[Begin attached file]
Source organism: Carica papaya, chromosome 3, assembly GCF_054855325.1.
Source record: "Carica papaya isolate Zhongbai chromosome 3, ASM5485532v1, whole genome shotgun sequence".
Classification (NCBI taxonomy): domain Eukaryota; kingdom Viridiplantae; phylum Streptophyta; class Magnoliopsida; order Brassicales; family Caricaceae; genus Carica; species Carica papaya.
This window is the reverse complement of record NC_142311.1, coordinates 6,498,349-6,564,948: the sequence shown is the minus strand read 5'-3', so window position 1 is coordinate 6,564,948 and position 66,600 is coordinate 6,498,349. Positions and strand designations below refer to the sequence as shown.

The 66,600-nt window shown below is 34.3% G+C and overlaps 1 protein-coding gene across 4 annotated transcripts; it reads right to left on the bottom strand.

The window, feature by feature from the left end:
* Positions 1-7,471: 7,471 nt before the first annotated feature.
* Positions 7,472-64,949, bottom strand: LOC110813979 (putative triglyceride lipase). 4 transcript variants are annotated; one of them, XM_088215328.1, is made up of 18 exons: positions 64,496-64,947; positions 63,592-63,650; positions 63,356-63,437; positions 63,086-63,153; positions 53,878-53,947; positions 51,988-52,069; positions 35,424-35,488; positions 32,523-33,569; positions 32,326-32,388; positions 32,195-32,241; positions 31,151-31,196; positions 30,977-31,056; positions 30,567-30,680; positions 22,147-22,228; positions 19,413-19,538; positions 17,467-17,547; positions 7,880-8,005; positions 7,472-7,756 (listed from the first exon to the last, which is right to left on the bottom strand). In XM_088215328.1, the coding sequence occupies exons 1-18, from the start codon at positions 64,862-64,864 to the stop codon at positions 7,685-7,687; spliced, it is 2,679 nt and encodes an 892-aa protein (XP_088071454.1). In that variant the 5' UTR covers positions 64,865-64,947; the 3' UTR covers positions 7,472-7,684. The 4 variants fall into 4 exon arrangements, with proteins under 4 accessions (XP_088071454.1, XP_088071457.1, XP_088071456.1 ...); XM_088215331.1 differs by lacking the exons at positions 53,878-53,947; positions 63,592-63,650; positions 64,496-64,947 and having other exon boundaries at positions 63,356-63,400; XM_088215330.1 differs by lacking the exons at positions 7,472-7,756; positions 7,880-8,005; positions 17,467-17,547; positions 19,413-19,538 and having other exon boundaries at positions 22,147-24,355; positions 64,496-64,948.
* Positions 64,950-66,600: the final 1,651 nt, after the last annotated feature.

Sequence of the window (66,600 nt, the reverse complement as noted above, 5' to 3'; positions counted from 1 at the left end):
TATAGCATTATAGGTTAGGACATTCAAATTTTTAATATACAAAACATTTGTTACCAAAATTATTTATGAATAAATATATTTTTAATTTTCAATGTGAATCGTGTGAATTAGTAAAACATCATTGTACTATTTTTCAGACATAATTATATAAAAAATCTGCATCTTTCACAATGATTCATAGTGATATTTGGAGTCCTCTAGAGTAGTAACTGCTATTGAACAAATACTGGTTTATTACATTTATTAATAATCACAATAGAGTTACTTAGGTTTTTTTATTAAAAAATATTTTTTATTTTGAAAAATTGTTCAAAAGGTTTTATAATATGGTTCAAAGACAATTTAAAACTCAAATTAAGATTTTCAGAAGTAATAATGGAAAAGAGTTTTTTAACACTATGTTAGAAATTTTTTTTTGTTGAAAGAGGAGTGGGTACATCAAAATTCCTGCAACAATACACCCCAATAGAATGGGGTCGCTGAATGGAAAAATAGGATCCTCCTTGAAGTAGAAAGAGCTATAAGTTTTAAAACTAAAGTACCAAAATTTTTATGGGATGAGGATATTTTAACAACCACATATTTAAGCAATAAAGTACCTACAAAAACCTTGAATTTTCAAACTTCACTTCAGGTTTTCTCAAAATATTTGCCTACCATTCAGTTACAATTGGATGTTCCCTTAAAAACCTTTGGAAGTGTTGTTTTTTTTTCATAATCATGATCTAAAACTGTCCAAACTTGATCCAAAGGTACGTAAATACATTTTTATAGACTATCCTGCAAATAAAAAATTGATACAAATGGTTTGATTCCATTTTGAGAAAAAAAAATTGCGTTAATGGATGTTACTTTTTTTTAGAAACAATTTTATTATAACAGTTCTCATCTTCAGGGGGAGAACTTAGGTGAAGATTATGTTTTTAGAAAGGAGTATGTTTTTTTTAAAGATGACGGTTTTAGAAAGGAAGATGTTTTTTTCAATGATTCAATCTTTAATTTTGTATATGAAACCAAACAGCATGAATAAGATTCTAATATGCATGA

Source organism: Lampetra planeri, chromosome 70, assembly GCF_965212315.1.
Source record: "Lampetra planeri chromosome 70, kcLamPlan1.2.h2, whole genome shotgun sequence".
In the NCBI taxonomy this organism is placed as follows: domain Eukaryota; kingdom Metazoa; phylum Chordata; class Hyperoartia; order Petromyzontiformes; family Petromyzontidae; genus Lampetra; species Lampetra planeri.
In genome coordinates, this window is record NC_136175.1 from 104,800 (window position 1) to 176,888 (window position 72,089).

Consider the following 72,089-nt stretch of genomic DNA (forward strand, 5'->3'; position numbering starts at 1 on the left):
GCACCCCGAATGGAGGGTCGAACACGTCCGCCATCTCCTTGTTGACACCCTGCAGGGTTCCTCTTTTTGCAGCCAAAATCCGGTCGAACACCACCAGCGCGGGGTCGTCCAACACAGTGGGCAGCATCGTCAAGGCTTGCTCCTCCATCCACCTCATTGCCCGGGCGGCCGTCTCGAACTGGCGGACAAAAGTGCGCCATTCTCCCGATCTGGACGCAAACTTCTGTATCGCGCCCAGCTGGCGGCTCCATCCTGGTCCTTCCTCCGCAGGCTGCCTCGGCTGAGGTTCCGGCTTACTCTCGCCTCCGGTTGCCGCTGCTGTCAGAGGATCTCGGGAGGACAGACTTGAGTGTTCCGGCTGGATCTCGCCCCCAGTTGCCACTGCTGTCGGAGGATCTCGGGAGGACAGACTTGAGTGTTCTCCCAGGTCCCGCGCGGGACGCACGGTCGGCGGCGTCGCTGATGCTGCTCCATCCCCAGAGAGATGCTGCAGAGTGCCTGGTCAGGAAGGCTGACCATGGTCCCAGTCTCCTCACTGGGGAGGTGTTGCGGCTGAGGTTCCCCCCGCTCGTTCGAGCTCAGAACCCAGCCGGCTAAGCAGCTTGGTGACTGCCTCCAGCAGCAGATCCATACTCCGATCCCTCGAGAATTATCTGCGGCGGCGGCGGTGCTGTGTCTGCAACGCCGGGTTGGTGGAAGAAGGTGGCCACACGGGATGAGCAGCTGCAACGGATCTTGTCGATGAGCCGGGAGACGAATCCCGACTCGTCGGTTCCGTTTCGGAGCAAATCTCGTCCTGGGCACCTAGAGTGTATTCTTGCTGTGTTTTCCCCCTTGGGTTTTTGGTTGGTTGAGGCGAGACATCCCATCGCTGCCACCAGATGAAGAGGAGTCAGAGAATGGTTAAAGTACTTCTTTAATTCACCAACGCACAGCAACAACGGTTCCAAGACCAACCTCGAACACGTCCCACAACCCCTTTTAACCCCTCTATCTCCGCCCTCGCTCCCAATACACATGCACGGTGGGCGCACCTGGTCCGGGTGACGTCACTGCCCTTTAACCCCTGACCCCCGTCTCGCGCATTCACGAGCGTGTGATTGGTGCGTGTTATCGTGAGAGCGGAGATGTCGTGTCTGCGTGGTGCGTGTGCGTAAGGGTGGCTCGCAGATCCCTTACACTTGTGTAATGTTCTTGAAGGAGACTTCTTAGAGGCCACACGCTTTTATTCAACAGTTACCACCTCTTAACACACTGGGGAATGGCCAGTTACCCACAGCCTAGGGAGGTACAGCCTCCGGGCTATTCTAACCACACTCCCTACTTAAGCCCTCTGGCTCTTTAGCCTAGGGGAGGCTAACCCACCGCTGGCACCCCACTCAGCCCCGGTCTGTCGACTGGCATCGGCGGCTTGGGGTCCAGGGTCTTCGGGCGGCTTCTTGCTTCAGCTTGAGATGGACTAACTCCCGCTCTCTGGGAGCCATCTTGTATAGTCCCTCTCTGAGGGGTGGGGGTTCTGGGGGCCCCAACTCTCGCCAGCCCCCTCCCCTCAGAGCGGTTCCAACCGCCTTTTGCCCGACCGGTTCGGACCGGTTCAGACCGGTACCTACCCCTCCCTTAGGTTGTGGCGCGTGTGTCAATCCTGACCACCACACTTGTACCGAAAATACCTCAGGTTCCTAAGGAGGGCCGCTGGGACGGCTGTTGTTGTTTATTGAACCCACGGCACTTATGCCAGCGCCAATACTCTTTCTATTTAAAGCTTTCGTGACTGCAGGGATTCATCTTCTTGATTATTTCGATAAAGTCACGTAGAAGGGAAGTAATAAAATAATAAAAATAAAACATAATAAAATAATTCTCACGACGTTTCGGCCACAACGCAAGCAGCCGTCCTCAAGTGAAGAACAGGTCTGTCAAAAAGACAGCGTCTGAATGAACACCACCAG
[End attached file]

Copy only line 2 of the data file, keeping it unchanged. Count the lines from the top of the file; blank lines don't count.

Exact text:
Source record: "Carica papaya isolate Zhongbai chromosome 3, ASM5485532v1, whole genome shotgun sequence".